Friday, February 28, 2014

Stepping Heavenward





I purchased this book for my daughter 2 years ago for Christmas and decided to read it for myself about a week ago.  What a gem of a book!! Once I began reading, I couldn't put it down. I was so sad to see it come to an end.  There were so many words of wisdom that I thought I would share with you.  If you haven't already, I encourage you to read the book Stepping Heavenward, by Elizabeth Prentiss. 
On doubting salvation:
The question is not whether you ever gave yourself to God, but whether you are His now.”

On the blessing of having children:
“She says I shall now have one mouth the more to fill and two feet the more to shoe, more disturbed nights, more laborious days, and less leisure or visiting, reading, music, and drawing.
Well! This is one side of the story, to be sure, but I look at the other. Here is a sweet, fragrant mouth to kiss; here are two more feet to make music with their pattering about my nursery. Here is a soul to train for God; and the body in which it dwells is worth all it will cost, since it is the abode of a kingly tenant. I may see less of friends, but I have gained one dearer than them all, to whom, while I minister in Christ's name, I make a willing sacrifice of what little leisure for my own recreation my other darlings had left me. Yes, my precious baby, you are welcome to your mother's heart, welcome to her time, her strength, her health, her tenderest cares, to her lifelong prayers! Oh, how rich I am, how truly, how wondrously blest!”

On obedience to the Lord:
“You cannot prove to yourself that you love God by examining your feelings toward Him. They are indefinite and they fluctuate. But just as far as you obey Him, just so far, depend upon it; you love Him. It is not natural to us sinful, ungrateful beings to prefer His pleasure to our own or to follow His way instead of our own way, and nothing, nothing but love of Him can or does make us obedient to Him.”

On training children:
“People ask me how it happens that my children are all so promptly obedient and so happy. As if it chanced that some parents have such children or chanced that some have not! I am afraid it is only too true, as someone has remarked, that "this is the age of obedient parents!" What then will be the future of their children? How can they yield to God who have never been taught to yield to human authority? And how well fitted will they be to rule their own households who have never learned to rule themselves?”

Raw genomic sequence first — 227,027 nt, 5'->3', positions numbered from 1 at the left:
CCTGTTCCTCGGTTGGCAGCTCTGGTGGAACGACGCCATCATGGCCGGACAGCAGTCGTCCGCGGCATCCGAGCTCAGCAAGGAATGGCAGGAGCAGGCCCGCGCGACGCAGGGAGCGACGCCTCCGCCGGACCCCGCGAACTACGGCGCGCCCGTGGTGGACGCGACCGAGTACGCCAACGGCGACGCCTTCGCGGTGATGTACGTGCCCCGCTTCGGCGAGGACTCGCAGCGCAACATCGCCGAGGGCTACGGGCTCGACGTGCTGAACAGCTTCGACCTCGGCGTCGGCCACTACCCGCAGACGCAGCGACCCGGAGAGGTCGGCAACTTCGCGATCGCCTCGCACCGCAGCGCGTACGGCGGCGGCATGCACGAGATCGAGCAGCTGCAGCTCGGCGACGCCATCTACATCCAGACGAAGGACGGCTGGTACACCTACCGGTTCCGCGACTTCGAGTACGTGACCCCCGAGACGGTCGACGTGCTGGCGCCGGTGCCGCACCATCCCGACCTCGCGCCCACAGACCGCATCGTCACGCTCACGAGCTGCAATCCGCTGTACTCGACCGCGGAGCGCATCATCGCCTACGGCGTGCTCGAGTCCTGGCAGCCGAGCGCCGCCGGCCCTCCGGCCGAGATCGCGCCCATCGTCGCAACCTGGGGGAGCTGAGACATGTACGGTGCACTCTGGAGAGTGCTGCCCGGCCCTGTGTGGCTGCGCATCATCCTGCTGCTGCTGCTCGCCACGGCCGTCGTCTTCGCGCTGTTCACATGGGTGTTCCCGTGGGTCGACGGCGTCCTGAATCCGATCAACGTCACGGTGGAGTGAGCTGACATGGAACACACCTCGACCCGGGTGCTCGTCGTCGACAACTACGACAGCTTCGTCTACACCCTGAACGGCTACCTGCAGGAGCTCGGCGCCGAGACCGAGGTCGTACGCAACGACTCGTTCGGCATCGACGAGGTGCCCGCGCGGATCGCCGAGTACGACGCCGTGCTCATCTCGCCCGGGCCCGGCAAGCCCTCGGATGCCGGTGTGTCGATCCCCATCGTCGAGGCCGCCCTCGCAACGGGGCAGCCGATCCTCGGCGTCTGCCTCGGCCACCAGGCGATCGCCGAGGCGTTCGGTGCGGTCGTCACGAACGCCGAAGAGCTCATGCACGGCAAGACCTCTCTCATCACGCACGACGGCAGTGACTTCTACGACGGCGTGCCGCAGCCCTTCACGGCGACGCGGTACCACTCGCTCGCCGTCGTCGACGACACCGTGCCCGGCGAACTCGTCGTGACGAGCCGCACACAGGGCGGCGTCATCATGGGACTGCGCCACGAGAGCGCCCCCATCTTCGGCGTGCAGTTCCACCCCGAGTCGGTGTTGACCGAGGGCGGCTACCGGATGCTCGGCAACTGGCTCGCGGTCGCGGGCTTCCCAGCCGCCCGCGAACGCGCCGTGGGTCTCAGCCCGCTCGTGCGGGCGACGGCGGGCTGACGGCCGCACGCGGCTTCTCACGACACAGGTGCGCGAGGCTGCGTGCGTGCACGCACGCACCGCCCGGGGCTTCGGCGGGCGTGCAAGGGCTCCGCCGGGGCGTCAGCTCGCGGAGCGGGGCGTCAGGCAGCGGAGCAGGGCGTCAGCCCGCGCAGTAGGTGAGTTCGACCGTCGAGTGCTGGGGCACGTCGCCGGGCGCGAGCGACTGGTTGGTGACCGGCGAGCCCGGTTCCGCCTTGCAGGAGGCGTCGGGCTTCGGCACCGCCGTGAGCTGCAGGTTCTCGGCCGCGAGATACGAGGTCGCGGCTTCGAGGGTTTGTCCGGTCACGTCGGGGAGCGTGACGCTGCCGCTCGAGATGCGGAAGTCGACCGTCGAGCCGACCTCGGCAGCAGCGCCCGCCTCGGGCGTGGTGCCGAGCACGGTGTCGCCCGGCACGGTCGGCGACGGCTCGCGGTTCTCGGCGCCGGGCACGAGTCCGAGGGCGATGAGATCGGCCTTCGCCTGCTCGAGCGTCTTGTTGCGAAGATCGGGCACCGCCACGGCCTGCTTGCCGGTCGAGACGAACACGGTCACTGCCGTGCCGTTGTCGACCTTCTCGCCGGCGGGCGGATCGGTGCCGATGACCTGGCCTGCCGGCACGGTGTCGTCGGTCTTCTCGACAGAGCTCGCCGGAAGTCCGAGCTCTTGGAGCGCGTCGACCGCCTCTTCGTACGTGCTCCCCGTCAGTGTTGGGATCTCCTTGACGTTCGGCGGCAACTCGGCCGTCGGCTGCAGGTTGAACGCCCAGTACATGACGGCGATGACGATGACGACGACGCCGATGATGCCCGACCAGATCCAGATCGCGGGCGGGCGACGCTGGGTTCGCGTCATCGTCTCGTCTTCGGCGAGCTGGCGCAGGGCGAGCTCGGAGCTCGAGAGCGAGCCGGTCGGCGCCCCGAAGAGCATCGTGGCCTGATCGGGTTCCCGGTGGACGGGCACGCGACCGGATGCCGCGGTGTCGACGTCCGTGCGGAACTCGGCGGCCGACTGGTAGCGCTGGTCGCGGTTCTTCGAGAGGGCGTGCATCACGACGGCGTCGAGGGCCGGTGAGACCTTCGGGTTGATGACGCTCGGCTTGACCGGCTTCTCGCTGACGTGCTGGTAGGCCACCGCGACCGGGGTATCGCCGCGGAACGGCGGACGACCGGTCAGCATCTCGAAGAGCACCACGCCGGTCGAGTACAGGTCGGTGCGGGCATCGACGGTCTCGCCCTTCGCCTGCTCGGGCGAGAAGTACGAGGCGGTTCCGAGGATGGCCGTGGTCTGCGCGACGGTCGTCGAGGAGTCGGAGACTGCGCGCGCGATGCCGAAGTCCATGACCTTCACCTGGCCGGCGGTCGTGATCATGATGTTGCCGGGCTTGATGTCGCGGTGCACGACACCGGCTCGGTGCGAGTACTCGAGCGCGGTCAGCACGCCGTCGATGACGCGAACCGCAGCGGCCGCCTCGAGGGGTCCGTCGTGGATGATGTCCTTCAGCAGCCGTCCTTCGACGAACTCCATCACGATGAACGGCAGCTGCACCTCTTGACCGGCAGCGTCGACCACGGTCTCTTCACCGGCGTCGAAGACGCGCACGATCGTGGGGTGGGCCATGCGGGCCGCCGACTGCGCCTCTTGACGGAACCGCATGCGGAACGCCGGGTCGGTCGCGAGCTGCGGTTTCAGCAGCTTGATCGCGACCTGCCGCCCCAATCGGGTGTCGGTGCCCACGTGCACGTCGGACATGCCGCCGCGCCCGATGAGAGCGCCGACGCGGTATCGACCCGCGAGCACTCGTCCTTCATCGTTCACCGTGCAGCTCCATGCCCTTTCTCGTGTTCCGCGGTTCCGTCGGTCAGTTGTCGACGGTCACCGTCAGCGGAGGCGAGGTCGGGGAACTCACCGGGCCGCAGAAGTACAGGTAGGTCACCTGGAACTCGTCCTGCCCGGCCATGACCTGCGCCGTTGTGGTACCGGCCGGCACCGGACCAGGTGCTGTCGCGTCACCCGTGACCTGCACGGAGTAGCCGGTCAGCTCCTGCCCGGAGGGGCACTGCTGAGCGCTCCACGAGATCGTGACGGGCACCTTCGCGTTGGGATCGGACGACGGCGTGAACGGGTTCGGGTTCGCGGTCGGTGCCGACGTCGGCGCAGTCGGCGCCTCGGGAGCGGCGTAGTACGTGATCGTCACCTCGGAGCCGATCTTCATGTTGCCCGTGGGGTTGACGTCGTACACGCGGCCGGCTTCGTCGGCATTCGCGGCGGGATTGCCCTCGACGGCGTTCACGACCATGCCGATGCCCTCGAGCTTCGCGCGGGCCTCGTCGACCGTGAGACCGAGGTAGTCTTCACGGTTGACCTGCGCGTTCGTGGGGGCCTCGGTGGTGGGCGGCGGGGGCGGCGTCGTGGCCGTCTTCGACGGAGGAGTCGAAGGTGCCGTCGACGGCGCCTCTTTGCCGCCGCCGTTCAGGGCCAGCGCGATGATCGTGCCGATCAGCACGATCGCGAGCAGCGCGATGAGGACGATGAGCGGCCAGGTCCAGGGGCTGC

On facing trials:
“There is no wilderness so dreary but that His love can illuminate it, no desolation so desolate but that He can sweeten it. I know what I am saying. It is no delusion. I believe the highest, purest happiness is known only to those who have learned Christ in sickrooms, in poverty, in racking suspense and anxiety, amid hardships, and at the open grave.” “Yes, the radiant face, worn by sickness and suffering but radiant still, said in language yet more unspeakably impressive, “To learn Christ, this is life!”

On holy living:
“You think then,” I said while my heart died within me, “that husband and children are obstacles in our way and hinder our getting near Christ?” “Oh, no!” she cried. “God never gives us hindrances. On the contrary, He means, in making us wives and mothers, to put us into the very conditions of holy living. But if we abuse His gifts by letting them take His place in our hearts, it is an act of love on His part to take them away or to destroy our pleasure in them.”

 
On the blessings of children once again:
“I want to see little children adorning every home as flowers adorn every meadow and every wayside. I want to see them welcomed to the homes they enter, to see their parents grow less and less selfish and more and more loving because they have come. I want to see God’s precious gifts accepted, not frowned upon and refused.”
 A reminder that every day is an act of worship when living for Christ:
Instead of fancying that our ordinary daily work was one thing and our religion quite another thing, we should transmute our drudgery into acts of worship. Instead of going to prayer meetings to get into a 'good frame,' we should live in a good frame from morning till night, from night till morning; and prayer and praise would be only another form for expressing the love and faith and obedience we had been exercising amid the pressure of business."

When your in a busy season that doesn't allow you to spend the time you wish in devotion/prayer time:
"I only wish I had understood this years ago," I said. "I have made prayer too much of a luxury and have often inwardly chafed and fretted when the care of my children, at times, made it utterly impossible to leave them for private devotion--when they have been sick, for instance, or in other like emergencies. I reasoned this way: 'Here is a special demand on my patience, and I am naturally impatient. I must have time to go away and entreat the Lord to equip me for this conflict.' But I see now that the simple act of cheerful acceptance of the duty imposed and the solace and support withdrawn would have united me more fully to Christ than the highest enjoyment of His presence in prayer could."
"Yes, every act of obedience is an act of worship," he said.

So whether you eat or drink or whatever you do, do it all for the glory of God.
1 Corinthians 10:31

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